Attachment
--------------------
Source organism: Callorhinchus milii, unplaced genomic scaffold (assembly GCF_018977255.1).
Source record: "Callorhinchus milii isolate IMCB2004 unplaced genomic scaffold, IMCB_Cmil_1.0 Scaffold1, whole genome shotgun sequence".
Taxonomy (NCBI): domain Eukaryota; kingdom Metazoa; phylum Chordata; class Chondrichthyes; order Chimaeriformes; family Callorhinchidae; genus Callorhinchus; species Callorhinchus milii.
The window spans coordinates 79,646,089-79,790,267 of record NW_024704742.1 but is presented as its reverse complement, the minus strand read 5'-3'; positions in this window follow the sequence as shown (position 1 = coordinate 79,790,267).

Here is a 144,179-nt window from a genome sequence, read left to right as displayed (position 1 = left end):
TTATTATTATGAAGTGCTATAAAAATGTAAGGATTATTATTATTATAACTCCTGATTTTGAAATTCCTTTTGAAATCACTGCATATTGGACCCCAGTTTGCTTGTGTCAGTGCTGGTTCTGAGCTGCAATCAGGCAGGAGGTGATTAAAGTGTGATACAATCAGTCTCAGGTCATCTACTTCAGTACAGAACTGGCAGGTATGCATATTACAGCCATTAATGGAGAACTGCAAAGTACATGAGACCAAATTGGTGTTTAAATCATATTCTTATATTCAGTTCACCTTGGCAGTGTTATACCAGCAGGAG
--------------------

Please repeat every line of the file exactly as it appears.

Source organism: Callorhinchus milii, unplaced genomic scaffold (assembly GCF_018977255.1).
Source record: "Callorhinchus milii isolate IMCB2004 unplaced genomic scaffold, IMCB_Cmil_1.0 Scaffold1, whole genome shotgun sequence".
Taxonomy (NCBI): domain Eukaryota; kingdom Metazoa; phylum Chordata; class Chondrichthyes; order Chimaeriformes; family Callorhinchidae; genus Callorhinchus; species Callorhinchus milii.
The window spans coordinates 79,646,089-79,790,267 of record NW_024704742.1 but is presented as its reverse complement, the minus strand read 5'-3'; positions in this window follow the sequence as shown (position 1 = coordinate 79,790,267).

Here is a 144,179-nt window from a genome sequence, read left to right as displayed (position 1 = left end):
TTATTATTATGAAGTGCTATAAAAATGTAAGGATTATTATTATTATAACTCCTGATTTTGAAATTCCTTTTGAAATCACTGCATATTGGACCCCAGTTTGCTTGTGTCAGTGCTGGTTCTGAGCTGCAATCAGGCAGGAGGTGATTAAAGTGTGATACAATCAGTCTCAGGTCATCTACTTCAGTACAGAACTGGCAGGTATGCATATTACAGCCATTAATGGAGAACTGCAAAGTACATGAGACCAAATTGGTGTTTAAATCATATTCTTATATTCAGTTCACCTTGGCAGTGTTATACCAGCAGGAG